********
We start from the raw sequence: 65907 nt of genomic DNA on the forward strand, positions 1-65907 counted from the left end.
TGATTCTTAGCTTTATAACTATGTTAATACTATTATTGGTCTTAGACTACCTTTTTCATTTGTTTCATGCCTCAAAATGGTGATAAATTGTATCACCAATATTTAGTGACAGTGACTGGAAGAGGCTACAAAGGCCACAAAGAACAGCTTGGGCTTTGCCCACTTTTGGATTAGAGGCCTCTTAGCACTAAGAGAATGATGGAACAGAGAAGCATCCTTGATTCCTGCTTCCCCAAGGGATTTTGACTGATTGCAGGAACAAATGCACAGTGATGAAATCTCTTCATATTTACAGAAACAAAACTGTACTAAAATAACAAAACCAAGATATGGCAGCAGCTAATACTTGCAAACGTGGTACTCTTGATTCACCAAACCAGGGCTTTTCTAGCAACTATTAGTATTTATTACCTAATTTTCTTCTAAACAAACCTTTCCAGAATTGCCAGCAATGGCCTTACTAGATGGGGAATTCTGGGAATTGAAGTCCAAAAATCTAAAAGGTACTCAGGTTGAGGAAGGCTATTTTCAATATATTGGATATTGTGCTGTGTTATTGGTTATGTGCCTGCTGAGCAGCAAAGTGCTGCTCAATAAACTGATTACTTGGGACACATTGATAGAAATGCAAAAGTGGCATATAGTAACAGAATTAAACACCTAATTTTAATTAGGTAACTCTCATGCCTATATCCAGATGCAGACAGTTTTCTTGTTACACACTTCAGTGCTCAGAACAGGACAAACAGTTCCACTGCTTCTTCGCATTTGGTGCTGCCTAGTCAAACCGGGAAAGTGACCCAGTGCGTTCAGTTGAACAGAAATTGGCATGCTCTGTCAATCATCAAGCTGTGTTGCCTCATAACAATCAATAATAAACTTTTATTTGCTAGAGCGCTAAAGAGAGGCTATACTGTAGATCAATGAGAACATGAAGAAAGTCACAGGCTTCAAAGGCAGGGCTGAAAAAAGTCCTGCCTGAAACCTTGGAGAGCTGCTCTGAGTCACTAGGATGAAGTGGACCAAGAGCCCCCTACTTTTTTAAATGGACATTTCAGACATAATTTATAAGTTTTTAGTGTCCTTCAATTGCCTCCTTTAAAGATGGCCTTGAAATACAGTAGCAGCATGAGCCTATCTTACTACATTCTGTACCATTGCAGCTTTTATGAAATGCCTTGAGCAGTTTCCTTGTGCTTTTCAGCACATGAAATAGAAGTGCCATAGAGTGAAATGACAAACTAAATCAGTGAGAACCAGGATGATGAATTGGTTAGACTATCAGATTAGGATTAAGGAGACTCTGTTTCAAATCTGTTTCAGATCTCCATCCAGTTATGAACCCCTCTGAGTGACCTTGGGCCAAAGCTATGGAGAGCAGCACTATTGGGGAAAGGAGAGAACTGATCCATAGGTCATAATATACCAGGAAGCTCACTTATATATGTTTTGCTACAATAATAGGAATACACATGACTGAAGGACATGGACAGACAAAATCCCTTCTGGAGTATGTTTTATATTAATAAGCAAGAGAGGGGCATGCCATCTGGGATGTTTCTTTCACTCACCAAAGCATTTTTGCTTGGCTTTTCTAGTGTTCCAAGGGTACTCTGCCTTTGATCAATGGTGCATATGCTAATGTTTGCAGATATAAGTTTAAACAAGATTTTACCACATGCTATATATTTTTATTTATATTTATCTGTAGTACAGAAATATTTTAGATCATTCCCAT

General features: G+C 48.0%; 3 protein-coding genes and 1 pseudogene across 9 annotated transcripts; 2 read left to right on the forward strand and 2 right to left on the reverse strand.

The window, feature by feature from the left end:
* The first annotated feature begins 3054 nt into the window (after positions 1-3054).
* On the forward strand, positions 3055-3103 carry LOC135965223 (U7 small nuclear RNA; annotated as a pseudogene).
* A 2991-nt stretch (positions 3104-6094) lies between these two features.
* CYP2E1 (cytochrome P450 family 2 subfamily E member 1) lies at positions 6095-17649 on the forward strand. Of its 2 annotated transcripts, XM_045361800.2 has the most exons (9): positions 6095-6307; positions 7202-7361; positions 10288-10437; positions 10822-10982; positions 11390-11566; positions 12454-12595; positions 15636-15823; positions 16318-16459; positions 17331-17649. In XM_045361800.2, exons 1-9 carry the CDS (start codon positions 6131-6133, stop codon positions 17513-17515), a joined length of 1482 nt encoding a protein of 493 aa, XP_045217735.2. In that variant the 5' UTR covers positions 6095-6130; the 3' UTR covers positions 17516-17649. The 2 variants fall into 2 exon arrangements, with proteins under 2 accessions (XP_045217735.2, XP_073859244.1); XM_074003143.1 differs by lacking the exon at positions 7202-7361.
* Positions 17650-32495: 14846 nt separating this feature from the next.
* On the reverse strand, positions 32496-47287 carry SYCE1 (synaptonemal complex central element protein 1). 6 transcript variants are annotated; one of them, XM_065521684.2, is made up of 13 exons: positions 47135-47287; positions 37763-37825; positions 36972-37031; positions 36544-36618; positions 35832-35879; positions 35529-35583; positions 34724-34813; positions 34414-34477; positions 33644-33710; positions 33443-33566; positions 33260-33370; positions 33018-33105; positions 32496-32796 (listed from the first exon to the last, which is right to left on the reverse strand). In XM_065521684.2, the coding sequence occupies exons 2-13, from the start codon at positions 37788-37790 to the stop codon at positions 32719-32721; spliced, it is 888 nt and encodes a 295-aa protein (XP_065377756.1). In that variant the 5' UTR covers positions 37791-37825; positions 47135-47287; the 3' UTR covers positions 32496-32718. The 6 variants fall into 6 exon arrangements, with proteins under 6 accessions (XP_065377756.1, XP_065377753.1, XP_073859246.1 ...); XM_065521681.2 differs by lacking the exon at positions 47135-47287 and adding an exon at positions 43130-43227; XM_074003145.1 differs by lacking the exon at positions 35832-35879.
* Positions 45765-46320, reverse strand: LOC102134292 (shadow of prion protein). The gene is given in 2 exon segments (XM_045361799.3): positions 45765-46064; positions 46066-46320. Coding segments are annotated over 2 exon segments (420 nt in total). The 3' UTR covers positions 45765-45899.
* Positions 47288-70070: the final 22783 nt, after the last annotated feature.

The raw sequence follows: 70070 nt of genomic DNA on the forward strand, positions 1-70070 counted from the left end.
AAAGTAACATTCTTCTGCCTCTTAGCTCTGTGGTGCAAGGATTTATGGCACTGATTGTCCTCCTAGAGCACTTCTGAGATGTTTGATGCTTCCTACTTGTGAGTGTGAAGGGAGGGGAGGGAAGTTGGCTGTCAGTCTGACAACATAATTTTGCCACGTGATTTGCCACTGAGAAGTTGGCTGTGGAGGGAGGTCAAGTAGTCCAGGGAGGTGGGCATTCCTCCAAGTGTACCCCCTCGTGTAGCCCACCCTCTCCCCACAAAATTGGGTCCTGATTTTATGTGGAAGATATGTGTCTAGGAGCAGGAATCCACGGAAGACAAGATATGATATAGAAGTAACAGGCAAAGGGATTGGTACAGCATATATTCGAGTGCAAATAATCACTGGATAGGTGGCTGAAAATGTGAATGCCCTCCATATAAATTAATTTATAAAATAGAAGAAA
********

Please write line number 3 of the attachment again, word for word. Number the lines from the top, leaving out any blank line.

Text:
General features: G+C 48.0%; 3 protein-coding genes and 1 pseudogene across 9 annotated transcripts; 2 read left to right on the forward strand and 2 right to left on the reverse strand.